And that’s where the ‘bad news’ comes in. It’s a lot of work. Yes, it’s possible to just throw together a manuscript and have it published and tossed up on Thousands of people do it every year and it’s largely what’s responsible for making the word ‘self-published’ seem disreputable. But the truth is there is no reason you can’t make a book every bit as professional as anything the big six publishers put out. That’s my goal.

My plan is to have my novel available for purchase by my birthday, December 5th. It’s not going to be easy. The key to doing anything well is realizing when you can’t do something and hiring someone who can. In order to do this right, I’m going to need to set things up for more than just this book. I’ll need to start my own publishing company. As I go through this process, I’ll write about it here, along with anything else I feel like writing about.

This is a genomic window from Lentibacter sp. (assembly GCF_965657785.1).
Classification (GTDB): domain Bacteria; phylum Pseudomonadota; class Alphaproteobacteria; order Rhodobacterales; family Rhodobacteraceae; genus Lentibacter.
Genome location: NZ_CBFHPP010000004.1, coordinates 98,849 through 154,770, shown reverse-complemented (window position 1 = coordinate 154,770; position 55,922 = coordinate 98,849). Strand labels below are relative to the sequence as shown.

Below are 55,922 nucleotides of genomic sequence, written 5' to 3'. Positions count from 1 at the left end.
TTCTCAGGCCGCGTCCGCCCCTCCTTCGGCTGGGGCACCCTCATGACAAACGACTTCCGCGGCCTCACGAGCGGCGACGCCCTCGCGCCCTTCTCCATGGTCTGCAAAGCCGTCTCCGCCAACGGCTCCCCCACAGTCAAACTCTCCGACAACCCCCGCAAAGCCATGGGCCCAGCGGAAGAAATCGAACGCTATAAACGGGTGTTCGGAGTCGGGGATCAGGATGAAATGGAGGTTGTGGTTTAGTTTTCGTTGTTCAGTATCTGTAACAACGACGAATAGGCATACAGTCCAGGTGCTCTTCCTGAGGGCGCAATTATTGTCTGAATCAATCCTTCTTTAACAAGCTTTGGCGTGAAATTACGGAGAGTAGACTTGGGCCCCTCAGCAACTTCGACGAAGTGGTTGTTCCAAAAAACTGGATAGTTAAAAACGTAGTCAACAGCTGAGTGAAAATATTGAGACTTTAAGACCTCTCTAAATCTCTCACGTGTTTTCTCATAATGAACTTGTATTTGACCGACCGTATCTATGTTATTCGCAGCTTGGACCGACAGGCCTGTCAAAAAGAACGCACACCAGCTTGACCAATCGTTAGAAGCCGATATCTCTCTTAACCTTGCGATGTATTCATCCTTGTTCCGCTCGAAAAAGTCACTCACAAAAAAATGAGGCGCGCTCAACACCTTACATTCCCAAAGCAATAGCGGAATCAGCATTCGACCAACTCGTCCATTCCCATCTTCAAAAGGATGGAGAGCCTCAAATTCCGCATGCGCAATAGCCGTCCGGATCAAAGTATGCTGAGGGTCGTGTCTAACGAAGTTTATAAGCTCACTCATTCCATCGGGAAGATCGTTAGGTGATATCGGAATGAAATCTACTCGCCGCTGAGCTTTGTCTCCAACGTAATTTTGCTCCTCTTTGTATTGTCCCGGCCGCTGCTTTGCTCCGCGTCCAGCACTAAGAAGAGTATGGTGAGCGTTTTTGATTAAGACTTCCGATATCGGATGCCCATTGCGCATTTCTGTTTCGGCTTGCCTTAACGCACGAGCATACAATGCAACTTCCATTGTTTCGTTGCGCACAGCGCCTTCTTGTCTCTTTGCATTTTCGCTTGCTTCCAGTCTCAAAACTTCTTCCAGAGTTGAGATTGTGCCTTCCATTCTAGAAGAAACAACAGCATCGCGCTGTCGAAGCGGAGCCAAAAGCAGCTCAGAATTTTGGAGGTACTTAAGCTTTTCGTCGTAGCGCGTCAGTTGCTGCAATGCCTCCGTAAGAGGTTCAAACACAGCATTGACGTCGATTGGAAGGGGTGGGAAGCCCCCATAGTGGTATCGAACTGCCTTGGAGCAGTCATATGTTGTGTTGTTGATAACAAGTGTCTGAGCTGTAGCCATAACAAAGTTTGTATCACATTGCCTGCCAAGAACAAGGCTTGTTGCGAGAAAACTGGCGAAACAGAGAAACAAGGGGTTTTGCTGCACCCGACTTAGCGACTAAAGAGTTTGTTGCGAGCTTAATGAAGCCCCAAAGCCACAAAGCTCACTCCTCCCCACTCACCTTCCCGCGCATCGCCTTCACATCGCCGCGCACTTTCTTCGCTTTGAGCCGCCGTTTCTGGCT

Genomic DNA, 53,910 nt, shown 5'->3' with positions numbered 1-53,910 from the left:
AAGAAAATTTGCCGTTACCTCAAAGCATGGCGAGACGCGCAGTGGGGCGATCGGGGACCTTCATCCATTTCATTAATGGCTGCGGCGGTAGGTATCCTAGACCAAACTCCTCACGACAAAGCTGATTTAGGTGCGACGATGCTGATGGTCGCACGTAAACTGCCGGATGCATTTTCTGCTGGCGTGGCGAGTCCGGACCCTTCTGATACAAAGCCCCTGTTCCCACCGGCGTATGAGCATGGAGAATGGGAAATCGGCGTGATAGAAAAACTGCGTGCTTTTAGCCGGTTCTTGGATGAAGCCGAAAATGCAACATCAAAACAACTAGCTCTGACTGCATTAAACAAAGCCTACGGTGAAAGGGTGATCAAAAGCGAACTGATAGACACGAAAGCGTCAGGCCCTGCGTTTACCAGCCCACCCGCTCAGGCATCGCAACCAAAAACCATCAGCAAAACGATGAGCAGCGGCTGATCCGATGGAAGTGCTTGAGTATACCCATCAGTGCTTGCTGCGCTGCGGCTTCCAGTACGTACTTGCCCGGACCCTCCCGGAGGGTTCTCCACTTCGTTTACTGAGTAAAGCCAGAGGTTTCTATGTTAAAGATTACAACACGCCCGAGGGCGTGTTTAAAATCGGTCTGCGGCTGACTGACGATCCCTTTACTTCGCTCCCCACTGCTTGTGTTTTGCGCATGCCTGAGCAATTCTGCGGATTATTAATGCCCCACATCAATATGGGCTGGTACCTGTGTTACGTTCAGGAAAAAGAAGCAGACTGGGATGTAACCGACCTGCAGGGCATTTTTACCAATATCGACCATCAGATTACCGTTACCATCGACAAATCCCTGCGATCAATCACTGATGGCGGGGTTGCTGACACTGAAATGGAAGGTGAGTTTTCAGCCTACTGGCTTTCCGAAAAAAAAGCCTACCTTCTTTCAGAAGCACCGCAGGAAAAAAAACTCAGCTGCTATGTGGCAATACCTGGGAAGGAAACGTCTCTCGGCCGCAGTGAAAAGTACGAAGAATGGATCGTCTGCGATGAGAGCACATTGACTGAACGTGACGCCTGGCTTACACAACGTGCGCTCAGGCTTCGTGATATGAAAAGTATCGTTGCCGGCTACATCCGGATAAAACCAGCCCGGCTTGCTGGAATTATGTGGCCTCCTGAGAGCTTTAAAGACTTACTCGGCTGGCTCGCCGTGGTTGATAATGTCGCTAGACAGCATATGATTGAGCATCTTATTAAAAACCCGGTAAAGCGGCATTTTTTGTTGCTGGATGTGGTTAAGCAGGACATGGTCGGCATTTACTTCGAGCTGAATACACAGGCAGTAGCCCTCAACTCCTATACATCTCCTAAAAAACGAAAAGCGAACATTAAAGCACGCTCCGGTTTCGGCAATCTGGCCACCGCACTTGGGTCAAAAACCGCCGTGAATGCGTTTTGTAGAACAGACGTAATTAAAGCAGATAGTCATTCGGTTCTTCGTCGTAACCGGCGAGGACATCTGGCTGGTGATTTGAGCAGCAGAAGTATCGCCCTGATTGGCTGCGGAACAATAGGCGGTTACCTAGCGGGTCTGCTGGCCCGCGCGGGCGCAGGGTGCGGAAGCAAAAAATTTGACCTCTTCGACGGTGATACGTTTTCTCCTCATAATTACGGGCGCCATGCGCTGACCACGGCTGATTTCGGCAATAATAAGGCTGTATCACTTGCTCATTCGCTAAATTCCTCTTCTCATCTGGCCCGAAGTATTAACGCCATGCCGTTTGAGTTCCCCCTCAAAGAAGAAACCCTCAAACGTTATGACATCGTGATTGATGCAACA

Welcome to 2013. It’s going to be a good year.

– Jack Cameron

The Longest Way Home by Andrew McCarthy

About a year and a half ago I read Rob Lowe’s autobiography, Stories I Only Tell My Friends. I enjoyed it and wrote up a review on this site. About two months ago, I got an email from a publishing company asking if I would be interested in reading Andrew McCarthy’s new book, The Longest Way Home. Being a big fan of free stuff, I gladly accepted the offer of a complimentary copy. A part of me is hoping I can continue this trend and maybe get books by the rest of the people who populated my favorite movies in the 1980s.

Here’s what I knew about Andrew McCarthy before I read the book: He’d been in a few movies I really liked and I honestly couldn’t remember anything he’d done that I didn’t enjoy. He was part of what was called ‘The Brat Pack’ back in the day, though I also knew they didn’t actually hang around each other much and that it was largely a media-created thing. That was about all I knew.